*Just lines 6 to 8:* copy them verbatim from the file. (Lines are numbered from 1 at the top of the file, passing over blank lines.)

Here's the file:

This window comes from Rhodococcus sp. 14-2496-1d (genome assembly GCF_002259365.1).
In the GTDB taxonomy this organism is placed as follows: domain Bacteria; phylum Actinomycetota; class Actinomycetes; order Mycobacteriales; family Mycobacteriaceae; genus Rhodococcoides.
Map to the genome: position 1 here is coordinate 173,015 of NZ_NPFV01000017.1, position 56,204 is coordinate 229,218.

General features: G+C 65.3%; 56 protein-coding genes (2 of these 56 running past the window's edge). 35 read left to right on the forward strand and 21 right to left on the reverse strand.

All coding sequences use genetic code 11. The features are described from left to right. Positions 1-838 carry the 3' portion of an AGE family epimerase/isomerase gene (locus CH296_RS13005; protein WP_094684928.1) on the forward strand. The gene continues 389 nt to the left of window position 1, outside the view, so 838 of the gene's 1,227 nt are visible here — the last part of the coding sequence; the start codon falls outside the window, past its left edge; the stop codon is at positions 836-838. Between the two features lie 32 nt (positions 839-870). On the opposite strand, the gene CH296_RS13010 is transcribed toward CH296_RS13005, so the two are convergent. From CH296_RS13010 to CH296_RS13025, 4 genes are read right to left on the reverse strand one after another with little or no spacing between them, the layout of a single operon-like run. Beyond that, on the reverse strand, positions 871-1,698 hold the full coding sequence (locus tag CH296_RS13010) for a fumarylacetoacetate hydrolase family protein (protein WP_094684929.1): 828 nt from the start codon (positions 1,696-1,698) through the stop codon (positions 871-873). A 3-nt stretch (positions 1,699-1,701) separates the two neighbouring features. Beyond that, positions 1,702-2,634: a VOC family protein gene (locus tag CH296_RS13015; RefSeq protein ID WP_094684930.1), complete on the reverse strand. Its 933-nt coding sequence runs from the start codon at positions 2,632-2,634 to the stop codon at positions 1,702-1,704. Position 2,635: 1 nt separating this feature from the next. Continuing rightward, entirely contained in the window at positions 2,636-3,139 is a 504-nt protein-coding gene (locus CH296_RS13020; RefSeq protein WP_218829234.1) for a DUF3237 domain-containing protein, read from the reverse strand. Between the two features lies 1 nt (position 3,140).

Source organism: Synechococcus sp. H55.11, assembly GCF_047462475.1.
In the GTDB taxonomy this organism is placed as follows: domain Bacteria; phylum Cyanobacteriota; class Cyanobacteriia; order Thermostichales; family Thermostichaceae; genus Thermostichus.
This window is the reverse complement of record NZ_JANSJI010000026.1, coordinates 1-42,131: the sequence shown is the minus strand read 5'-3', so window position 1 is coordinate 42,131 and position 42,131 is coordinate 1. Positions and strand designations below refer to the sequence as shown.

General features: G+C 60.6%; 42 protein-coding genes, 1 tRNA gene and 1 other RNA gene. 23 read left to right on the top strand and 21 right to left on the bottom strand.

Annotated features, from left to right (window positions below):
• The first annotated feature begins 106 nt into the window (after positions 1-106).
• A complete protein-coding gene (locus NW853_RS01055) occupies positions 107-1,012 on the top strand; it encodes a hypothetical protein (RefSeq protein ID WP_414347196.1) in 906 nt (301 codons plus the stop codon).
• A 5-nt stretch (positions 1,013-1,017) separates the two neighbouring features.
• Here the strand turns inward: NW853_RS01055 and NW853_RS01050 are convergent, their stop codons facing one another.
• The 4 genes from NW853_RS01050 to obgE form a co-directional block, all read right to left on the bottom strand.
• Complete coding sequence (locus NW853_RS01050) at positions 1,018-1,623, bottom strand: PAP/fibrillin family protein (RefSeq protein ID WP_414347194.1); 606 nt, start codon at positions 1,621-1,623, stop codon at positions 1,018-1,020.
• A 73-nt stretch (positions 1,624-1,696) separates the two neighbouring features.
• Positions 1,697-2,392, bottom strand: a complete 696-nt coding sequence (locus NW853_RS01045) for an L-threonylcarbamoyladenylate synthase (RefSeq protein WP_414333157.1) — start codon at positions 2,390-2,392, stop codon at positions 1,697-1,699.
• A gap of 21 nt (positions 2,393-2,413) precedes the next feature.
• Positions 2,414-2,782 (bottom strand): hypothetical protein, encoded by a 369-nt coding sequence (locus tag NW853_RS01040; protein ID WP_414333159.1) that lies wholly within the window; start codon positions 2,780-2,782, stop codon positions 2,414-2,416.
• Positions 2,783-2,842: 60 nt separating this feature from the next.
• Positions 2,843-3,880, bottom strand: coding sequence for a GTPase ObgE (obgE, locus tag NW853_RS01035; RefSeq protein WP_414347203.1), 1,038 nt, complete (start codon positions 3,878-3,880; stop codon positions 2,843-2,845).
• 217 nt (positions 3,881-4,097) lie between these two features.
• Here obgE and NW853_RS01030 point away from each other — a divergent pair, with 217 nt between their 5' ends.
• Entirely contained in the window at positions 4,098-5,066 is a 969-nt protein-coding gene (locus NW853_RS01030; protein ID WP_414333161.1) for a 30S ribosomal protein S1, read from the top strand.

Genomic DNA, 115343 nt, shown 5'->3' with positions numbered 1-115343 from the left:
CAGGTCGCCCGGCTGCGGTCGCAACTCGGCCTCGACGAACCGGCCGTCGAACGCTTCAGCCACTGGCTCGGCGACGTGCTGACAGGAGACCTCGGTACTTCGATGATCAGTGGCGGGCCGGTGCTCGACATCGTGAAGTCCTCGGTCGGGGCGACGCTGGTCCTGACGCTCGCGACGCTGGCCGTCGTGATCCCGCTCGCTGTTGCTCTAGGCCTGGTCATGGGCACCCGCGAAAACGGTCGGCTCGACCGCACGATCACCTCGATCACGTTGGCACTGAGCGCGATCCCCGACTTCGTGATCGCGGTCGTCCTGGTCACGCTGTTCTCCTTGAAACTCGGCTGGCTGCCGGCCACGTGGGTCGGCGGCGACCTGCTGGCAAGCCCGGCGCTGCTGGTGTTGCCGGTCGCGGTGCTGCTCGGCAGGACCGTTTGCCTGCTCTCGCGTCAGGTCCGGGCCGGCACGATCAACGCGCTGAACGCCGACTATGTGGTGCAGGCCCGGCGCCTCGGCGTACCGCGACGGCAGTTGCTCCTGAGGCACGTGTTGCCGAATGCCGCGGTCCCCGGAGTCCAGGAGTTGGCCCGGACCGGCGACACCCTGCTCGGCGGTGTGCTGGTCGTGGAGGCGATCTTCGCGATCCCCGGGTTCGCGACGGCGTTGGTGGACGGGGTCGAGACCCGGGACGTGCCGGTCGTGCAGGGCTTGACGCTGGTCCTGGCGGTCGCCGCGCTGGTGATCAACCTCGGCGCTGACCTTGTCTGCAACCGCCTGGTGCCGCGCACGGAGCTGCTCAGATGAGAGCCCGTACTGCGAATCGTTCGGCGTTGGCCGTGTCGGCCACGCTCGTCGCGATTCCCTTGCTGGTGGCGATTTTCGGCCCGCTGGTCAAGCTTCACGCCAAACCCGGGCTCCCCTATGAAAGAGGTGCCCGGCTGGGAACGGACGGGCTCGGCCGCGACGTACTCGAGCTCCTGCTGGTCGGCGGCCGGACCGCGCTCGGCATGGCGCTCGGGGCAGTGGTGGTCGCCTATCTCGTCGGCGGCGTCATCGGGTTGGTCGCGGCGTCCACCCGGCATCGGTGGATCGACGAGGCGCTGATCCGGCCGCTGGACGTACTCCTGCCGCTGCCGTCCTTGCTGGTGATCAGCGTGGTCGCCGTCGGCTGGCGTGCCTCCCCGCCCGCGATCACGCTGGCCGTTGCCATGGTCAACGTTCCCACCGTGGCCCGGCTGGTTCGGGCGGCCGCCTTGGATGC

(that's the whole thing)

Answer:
Source organism: Synechococcus sp. H55.11, assembly GCF_047462475.1.
In the GTDB taxonomy this organism is placed as follows: domain Bacteria; phylum Cyanobacteriota; class Cyanobacteriia; order Thermostichales; family Thermostichaceae; genus Thermostichus.
This window is the reverse complement of record NZ_JANSJI010000026.1, coordinates 1-42,131: the sequence shown is the minus strand read 5'-3', so window position 1 is coordinate 42,131 and position 42,131 is coordinate 1. Positions and strand designations below refer to the sequence as shown.